These concepts can be applied to anything. In my life, it applies to book marketing. Focus on the little things I can do today. Also relationships, who am I talking with today? Where are my feet planted and what’s in front of me? Why don’t I focus on that?
Life might be simpler and a little better if our gaze and our memory was shorter. Daily life is complicated enough. Why make it more so? I just need to remember to be more like my grandson, without the loud, shrill crying.
I went to the driving range the other day with my son and son-in-law. I was not there to work on my golf game. There’s no point in trying to resurrect that which has been long buried. But it was fun to hang out with the boys on a beautiful summer day.
I was sitting on a bench watching my two boys whack the ball with varying degrees of success when a father and son duo came to hit in on the section right beside us. The little boy was probably eight years old, and it seemed like the first time he ever hit a golf ball. The dad gave him some quick lessons and he hit these twenty-footers which elicited praise from the proud dad. I heard him say “We’ll need to do this more often.” It was fun to watch the father-son interaction.
Then it was the dad’s turn to hit. He smacked a couple – not particularly well struck. I know that for a fact because I am the master of not particularly well-struck golf balls. These hits flopped in the air well less than a hundred yards and plopped into the field of white-dotted balls. But the boy, he was over the moon every time his dad hit one of these “moon shots.” The boy would say things like “Nice shot!”, “Wow, that had some height on it.” “It almost made it to 100.” The boy was flabbergasted at his father’s ability. He was, in a word, in awe of his father.
It was a beautiful moment and made me think of a time when my dad and I went out into the big yard at my childhood home, and he was going to hit me some fly balls. I was probably 10 at the time, a young aspiring ballplayer. My dad was not athletic nor did he like sports. They didn’t interest him in the slightest. He would come to watch my games when he wasn’t working, and he took me to Three Rivers Stadium a time or two to watch my precious Pirates, but he did it for me. Not for his enjoyment. And that was the gist of this day as well. He was going to hit me balls so I could practice. I suppose I asked him to do it. I’m not quite sure, but he agreed.
Even though my dad wasn’t athletic, he was very strong. Always a hard-worker and he had huge hands and forearms. He could have been an athlete with his build. What I remember about this day is me running to the other side of our narrow long big yard, sided to the left by the garden -my dad kept in immaculate shape – and by the road to the right. My dad took the small wooden bat into his hands, tossed the ball in the air, and smacked it high into the sky. It went flying over my head and I just watched – in awe – to see the ball go so far.
“Sorry,” he said.
“It’s okay,” I replied.
It was okay. It was actually amazing. I was in awe that my dad could hit a ball that hard. I didn’t care that I had to chase after it across the road. I willingly did it, and I tossed it in and readied myself for the next hit.
Those are precious moments. The moments that matter. My dad turns ninety tomorrow, and I was glad of a simple reminder of the wonders of life just by watching a proud young boy watch his heroic father hit a golf ball less than a hundred yards.
Every new novel release day is a celebration of sorts. A celebration of an idea being brought from infancy to fruition. It’s hard for me to imagine that I ever would have gotten to this point – eleven novels out of my mind and into the world, but I’m grateful for the creative journey I’ve been on and will continue to be on.
The Lost Lineup is the follow-up to the story A Diamond for Her, my first baseball novel released last year. The idea for a sequel came fairly easily. I felt that the story of the gods of baseball needed to be explored a little more, and even if the protagonist Raymond Blythe was no longer around, it didn’t mean his story had to end. No, there’s much more here and who knows? Maybe a third book could be in the offering at some point.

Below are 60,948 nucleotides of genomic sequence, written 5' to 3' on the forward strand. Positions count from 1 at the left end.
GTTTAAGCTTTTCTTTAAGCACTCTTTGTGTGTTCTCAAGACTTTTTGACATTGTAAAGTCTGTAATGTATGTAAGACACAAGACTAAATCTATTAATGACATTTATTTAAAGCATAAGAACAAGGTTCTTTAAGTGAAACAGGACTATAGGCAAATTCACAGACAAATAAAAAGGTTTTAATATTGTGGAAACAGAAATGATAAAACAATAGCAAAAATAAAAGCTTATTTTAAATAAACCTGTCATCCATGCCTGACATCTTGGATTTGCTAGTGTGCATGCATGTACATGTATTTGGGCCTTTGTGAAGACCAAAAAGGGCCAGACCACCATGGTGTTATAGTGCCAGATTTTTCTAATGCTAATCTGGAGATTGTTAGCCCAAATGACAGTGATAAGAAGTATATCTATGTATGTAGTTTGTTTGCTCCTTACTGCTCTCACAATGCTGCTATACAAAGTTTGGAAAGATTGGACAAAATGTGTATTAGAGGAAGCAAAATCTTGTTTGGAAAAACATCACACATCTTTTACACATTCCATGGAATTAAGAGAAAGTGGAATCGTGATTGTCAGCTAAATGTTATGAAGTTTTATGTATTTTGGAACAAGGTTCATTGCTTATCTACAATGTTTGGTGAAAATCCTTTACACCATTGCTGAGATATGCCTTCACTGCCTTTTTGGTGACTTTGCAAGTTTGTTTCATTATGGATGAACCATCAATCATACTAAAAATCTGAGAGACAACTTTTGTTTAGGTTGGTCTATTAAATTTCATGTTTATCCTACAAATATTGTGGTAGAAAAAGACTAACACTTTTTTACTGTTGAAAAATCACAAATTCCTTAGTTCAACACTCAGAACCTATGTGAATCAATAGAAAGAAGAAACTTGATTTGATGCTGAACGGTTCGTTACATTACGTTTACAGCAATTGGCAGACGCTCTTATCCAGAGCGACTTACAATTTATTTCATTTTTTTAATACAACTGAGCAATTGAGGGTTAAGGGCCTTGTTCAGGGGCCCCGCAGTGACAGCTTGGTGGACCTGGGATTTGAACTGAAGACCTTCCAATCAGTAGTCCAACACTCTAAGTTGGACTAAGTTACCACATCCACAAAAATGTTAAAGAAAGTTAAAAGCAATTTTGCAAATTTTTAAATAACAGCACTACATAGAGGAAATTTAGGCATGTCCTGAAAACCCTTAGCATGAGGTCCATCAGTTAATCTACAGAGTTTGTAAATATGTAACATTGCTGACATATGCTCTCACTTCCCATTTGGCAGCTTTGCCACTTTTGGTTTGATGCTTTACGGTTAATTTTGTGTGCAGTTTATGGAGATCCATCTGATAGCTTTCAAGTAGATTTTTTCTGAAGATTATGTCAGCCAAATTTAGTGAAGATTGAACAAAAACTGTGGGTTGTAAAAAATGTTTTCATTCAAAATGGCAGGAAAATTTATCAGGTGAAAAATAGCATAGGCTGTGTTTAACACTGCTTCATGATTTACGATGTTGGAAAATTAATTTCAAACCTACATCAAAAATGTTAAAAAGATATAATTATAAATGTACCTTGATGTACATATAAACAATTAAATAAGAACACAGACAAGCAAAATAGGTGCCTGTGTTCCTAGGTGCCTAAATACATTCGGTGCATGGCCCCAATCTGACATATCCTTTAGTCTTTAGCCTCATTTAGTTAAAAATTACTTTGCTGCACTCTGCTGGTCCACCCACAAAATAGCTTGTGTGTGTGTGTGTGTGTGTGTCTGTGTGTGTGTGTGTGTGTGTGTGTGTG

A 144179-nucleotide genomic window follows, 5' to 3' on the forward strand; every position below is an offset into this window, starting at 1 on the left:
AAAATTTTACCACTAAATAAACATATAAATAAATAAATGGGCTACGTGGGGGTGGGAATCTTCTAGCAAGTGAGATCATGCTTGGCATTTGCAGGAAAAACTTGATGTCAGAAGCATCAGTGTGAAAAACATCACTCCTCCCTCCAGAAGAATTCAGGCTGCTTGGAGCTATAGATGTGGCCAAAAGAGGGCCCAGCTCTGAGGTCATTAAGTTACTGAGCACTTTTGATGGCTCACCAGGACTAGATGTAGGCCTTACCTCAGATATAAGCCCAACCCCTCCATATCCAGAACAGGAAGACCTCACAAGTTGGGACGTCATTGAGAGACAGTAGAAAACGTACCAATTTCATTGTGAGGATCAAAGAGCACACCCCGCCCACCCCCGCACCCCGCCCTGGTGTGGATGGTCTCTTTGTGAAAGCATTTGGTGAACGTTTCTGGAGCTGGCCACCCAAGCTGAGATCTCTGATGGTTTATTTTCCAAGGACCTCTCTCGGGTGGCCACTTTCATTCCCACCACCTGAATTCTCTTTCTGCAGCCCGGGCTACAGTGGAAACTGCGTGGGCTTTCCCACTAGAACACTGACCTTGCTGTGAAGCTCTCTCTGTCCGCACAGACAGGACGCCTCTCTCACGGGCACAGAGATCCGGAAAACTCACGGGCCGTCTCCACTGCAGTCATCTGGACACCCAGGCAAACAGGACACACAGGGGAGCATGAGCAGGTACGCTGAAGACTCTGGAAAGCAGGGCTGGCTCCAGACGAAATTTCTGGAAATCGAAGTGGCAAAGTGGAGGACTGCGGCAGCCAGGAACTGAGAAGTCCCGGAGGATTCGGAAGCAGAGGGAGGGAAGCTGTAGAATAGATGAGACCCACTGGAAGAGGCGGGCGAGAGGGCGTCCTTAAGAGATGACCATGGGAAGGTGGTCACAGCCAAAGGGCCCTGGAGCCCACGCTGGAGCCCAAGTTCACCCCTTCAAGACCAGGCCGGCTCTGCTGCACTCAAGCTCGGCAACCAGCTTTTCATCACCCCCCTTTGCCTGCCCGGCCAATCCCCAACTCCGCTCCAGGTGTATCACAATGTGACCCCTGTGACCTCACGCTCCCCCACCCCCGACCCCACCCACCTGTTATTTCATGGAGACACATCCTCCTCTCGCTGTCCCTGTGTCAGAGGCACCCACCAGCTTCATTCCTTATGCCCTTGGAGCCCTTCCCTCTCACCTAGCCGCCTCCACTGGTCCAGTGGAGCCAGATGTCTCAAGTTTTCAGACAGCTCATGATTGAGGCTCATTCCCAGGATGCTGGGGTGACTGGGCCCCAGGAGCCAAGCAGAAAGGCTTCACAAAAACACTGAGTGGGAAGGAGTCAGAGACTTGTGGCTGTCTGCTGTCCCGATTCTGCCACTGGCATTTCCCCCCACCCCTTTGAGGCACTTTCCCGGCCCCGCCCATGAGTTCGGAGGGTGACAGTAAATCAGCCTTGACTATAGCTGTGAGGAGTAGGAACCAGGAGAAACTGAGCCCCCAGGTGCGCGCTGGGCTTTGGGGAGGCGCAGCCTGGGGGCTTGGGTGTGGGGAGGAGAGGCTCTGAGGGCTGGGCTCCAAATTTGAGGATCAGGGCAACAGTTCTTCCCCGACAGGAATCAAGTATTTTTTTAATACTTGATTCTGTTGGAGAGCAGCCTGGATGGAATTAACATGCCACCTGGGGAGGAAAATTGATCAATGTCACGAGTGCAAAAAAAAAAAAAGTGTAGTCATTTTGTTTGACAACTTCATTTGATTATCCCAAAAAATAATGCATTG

But on this release day, I’d like to leave you with the first chapter of the book. It’s short and to the point. The gods of baseball, loitering around their field of dreams, waiting for the grand architect to show up and help them build the perfect game.
EXCERPT: THE LOST LINEUP – Myth #1: He Appears from the Trees
The downpour lasted an hour. Petra never moved from the mound. He gazed into the forest, arms at his side, alone in the middle of the diamond like a granite monolith playing homage to the weathered past, which had strewn its destruction but left beauty in its wake. The giant rock god lifted his face toward the rain as it pelted him straight on and flowed in small branch streams down his canyon gullies. No eyes peered out from the dripping pines. Melodic notes from the rain pattered and popped through the trees like a cacophony of glottal stops and tempered beats, providing a soundtrack to the dismal afternoon. Petra growled at the dark pregnant belly of the sky. “Ilios. Show yourself!” The sun spurned his command, and perhaps for spite, coaxed a streak of lightning along the backside of Petra, knocking loose a gargantuan boulder. Petra whirled around and picked up the rock, whipping it parallel to the ground right over home plate and into the forest to its rear. “Dasos! You never could have hit that one. Come on. I want to play!” “Wait for the rain to pause,” a deep voice from the pines reverberated through the plip-plop of the dripping water. “That’s all you ever say. Wait! Wait for it to stop raining. Wait for me to step into the batter’s box. Wait for Ilios to shine his tired face.” He paused and wiped the wetness from his brow. “Wait for him to come. Dasos, I’m tired of waiting. I’m—” At that moment, determined footsteps sloshed through the matted pine needles in the trees behind first base. A hand pushed back a branch to reveal a clear view of the field. The giant rock god, alerted to the sound, turned his head. “Dasos, he’s here.” The forest god, an equally-sized authoritative monolith as Petra, peeked over the edge of the tree tops. “So he is here. Finally, the wait is over.” “Yes,” said the voice from the trees. “But it’s not just me. We will all be here. Soon enough.” For one short moment, a synchronized smile slid across both of the gods’ faces. The time had come.